Retailers, consumers and prices
Check out the the bad and the good of the severe weather last month.
Squarely in the good camp was sporting goods retailer Dick’s Sporting Goods, which posted a better-than-expected quarterly profit on strong demand for cold weather gear.
Last week, U.S. retailers posted their best monthly sales performance in February since just before the recession started in 2007 as fewer discounts helped them weather record-setting snow.
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(Reuters photo: Employees of a New York restaurant shovel snow in February)
Check out how the East Coast’s weekend snowstorm might not have been a boon to online shoppers.
A survey of 1,000 U.S. shoppers over the weekend found that the convenience of shopping from the warmth of their homes and the bask of their computer screens was not enough to lure them away from bricks and mortar stores even in whiteout conditions.
Check out the winter wonderland.
As in, “I wonder if people are going to fight through the snow, sleet and rain this weekend to come to my store?”
A major storm headed for the Northeast could make things dicey for retailers on the last Saturday before Christmas, typically one of the biggest two shopping days of the year.
Retailers are hoping for a strong weekend to help lift what many analysts expect to be the worst holiday shopping season in about two decades.
But having just walked to work in Chicago, I can tell you that, depending on how this wintry mess hits the Northeast, consumers might have second thoughts about leaving their homes for the mall.
Planalytics, which measures the effect of weather on retailers, says the Northeast, lower Midwest and Great Lakes regions could see snow, sleet or freezing rain. On the West Coast, recent rainy conditions could continue to disrupt holiday traffic.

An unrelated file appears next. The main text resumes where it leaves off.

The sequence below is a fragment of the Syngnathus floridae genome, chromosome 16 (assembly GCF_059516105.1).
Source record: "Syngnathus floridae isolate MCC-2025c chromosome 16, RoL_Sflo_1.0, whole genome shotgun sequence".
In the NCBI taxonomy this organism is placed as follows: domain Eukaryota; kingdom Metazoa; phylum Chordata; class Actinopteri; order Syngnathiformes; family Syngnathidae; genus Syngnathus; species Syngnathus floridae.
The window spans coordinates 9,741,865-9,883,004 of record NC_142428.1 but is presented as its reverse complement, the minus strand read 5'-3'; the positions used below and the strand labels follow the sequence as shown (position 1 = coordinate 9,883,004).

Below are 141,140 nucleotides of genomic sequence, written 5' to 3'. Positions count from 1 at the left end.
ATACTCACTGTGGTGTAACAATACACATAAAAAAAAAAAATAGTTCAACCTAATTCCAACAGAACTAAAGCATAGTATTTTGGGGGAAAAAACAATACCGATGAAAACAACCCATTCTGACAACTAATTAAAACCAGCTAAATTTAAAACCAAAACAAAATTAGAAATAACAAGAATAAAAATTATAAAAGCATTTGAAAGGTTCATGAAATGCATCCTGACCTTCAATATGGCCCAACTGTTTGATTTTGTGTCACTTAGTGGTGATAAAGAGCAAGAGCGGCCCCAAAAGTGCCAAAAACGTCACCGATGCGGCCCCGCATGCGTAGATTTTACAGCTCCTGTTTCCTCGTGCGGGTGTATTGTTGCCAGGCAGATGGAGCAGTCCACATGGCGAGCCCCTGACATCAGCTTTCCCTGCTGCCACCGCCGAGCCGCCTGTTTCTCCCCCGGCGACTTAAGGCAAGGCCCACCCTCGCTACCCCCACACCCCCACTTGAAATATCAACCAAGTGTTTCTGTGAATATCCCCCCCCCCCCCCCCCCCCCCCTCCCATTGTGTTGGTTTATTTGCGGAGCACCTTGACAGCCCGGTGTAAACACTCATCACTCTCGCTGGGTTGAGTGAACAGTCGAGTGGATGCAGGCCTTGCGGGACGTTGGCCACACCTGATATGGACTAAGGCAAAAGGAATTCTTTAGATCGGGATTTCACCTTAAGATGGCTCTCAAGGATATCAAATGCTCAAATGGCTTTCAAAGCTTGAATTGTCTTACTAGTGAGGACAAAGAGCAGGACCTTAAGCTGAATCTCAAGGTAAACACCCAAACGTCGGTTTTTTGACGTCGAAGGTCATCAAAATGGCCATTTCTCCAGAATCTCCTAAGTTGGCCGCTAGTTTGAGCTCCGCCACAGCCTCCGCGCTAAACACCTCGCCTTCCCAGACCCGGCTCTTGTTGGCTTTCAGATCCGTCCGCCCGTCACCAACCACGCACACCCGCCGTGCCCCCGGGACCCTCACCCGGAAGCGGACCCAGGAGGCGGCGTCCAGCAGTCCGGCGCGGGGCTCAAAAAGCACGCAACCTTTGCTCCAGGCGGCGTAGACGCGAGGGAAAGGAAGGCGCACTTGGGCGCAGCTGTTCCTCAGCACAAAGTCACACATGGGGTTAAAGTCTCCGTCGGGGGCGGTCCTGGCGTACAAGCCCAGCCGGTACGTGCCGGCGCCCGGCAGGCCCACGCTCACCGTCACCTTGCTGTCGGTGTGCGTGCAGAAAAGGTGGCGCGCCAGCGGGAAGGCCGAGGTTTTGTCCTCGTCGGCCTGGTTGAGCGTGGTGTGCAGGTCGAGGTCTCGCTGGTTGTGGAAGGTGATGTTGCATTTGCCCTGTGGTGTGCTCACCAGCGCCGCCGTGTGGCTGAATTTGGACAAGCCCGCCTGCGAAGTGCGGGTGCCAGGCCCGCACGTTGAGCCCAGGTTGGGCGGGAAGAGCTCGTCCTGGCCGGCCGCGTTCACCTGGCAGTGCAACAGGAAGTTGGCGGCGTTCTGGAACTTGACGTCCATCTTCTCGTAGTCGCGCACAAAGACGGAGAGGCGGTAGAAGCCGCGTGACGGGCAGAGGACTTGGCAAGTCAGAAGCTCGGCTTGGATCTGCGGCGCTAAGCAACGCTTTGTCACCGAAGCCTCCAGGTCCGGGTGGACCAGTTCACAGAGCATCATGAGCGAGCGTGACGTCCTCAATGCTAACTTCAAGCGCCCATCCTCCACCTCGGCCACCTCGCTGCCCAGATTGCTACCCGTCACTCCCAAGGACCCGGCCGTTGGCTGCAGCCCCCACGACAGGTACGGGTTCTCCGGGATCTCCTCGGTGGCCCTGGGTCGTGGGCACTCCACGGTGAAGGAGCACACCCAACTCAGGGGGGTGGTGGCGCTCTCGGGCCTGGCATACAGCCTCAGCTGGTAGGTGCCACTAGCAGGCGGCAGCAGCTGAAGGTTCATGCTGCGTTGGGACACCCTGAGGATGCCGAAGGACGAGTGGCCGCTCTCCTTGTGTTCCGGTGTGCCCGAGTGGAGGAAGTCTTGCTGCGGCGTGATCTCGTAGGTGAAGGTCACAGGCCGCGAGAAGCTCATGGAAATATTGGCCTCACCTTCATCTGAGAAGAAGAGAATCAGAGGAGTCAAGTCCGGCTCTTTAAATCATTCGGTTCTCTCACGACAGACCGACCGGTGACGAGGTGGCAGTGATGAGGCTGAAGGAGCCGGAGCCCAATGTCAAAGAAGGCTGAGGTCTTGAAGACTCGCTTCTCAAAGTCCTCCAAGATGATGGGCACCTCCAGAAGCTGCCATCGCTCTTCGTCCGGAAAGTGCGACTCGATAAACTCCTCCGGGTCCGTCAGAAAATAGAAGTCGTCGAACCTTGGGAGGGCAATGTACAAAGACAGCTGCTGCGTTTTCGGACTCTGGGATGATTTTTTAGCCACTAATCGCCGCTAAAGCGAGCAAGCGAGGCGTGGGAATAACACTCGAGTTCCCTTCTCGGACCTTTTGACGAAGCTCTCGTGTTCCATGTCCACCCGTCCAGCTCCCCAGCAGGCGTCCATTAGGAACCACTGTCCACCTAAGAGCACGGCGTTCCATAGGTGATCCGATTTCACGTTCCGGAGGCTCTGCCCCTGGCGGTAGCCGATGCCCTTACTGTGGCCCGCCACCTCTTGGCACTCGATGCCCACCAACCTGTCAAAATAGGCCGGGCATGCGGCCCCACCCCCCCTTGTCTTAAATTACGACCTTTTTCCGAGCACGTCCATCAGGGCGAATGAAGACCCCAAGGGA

Along with steep discounts and extended hours, maybe retailer’s could offer door-to-door transportation.
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Check out the cool and wet weather that hit U.S. retailers in September as the month will go into the books as the fifth coolest in the last seven years and much cooler than last year, according to Planalytics Inc, a business weather tracking company.
While the mean September temperature in the 96 largest U.S. metro areas fell about 4 points from last year to 64.2 degrees, retailers selling rainwear (demand up 29 percent based purely on weather), pants (up 13 percent), dehumidifiers (up 10 percent) and hot cereal (up 2 percent) benefited, Planalytics said.
According to weather tracking firm Planalytics, the week ending June 7 marked the first time in 7 weeks that the temperature average across North America was warmer than the same week the prior year.
Check out a little retail sunshine.
The weather finally got a little better in April, which helped retailer’s sales even as the economy stayed week, according to Planalytics.
“While April 2008, on a national level, may have been an ‘average’ month in terms of temperature — the weather helped unleash pent up demand, improving sales in the Northeast, Midwest and the Ohio Valley,” the consulting firm said.
The company, which provides weather information for businesses, said home centers, restaurants and softline retailers all showed positive year-on-year gains.
It called out Bon-Ton, Dress Barn, Family Dollar and Lowe’s as having the strongest sales gains.
“While the economy remains sluggish, the weather has certainly done its part this month to improve business’ fortunes,” said Scott Bernhardt, Planalytics Chief Operating Officer.
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It was cold, damp and even snowy in parts of the country — not quite ideal weather conditions for retailers trying to sell new spring goods, like dresses, sandals, or even fertilizer. (We saw the extent of their struggles on Thursday, when retailers reported dismal March sales figures)
While weather is obviously a very local phenomenon, April so far has not been much kinder than March. According to weather tracking firm Planalytics, this weekend – April 12th and 13th — will be a repeat of most Eastern weekends this spring — a mixture of storminess and cooler temperatures.